Knowing the difference between Developer skills and Support skills is crucial when faced with mission-critical situations.

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A developer friend and I had a discussion over coffee the other day. After the usual techie talk, he asked, “Why would anyone want to pay for external PostgreSQL support when the Dev team can work through any database problems themselves?”

I asked him to clarify what he meant.

He pointed out that the Dev team at his workplace created the database and schema they use in production. So, he reasoned, surely they would know the system better than anyone outside the organization, and would therefore be better placed to fix issues themselves.

I agreed with him - the Dev team would know that database, schema and tables very well. Support isn’t really there to advise on the names of columns, or to debate how a database should be constructed. So from that point of view, external Support probably wasn’t necessarily required.

However, I noted that there are many aspects of PostgreSQL that are crucial to the ongoing performance and availability of a database about which a Dev team may not be familiar.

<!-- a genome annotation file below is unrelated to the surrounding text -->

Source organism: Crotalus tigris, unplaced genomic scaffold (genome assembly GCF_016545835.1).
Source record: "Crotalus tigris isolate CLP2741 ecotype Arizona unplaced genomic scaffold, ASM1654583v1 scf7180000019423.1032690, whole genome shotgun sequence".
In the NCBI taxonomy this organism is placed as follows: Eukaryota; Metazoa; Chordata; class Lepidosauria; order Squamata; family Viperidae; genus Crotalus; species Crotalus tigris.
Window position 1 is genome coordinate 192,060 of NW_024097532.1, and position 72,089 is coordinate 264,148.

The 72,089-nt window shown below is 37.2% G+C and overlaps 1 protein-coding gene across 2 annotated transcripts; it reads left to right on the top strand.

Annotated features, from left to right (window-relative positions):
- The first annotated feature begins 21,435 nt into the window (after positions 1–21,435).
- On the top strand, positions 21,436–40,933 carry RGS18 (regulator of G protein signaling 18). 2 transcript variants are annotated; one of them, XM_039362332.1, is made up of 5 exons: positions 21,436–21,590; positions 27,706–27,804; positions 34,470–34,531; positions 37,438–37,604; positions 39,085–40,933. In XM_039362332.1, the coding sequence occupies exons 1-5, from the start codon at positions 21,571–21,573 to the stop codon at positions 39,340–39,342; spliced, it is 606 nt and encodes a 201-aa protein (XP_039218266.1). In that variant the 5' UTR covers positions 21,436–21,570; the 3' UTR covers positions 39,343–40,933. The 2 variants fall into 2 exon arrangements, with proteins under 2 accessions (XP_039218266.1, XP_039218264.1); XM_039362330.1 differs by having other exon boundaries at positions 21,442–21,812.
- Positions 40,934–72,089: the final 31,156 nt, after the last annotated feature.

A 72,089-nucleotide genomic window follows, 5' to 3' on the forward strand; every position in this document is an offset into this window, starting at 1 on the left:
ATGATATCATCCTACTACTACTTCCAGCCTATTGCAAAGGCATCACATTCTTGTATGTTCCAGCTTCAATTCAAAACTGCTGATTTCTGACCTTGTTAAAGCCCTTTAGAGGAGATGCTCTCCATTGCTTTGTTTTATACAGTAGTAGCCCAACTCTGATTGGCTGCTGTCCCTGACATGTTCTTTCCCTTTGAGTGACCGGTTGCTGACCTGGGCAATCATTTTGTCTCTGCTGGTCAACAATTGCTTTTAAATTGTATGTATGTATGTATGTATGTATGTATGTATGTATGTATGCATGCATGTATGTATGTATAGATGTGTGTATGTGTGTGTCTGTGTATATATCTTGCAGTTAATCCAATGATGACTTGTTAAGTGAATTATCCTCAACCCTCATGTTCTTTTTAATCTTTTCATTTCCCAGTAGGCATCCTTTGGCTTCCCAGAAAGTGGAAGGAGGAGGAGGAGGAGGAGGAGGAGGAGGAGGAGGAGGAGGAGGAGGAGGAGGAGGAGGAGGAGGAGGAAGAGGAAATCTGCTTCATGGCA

To illustrate this point, I asked him some in-depth questions, such as: Where would the tablespaces sit for best performance? How would the Dev team deal with a huge table – one with millions of rows? When was the last autovacuum run on each table? What would the Dev team do if everything suddenly started running slowly even though things had been running just fine only moments before? And so on.

He didn’t have any answers.

He didn’t know what the system tables were and he thought autovacuum just ran “once in while in the background when needed”. This is mostly right, but understanding what the triggers are for autovacuum (and why it might not run) can be important when things start to slow down. I didn’t have a problem with his lack of detailed knowledge as my friend is a great developer, not a DBA. I also asked him how the Dev team would deal with patching, upgrades, replication and so on in a production environment, and what would they do if something went wrong in any of these areas. He couldn’t answer these questions either.

This brought me to the most important issue – costs to the business. “How many of your Dev team really understand how the internals of the database work?” I asked. “If you’re lucky, it might be one or two. But do they really have the skills to diagnose problems in a mission-critical situation? Now think about the other Dev team members who are sitting around doing nothing (costing the organization real money), while they wait for the most knowledgeable Dev team member to fix the database.”

By the end of the conversation my friend accepted that external expert Support was worth having. I also agreed with him that Support is not really there for assisting Dev teams with database/schema/table decisions. Essentially, we agreed that each team was most suited to look after their own areas of expertise for the best, and most cost effective, results.

To discuss these issues in greater detail, contact the PostgreSQL team at Fujitsu Australia Software Technology.

Topics: PostgreSQL Support, Fujitsu Enterprise Postgres, Enhanced Enterprise Open Source Database, PostgreSQL Development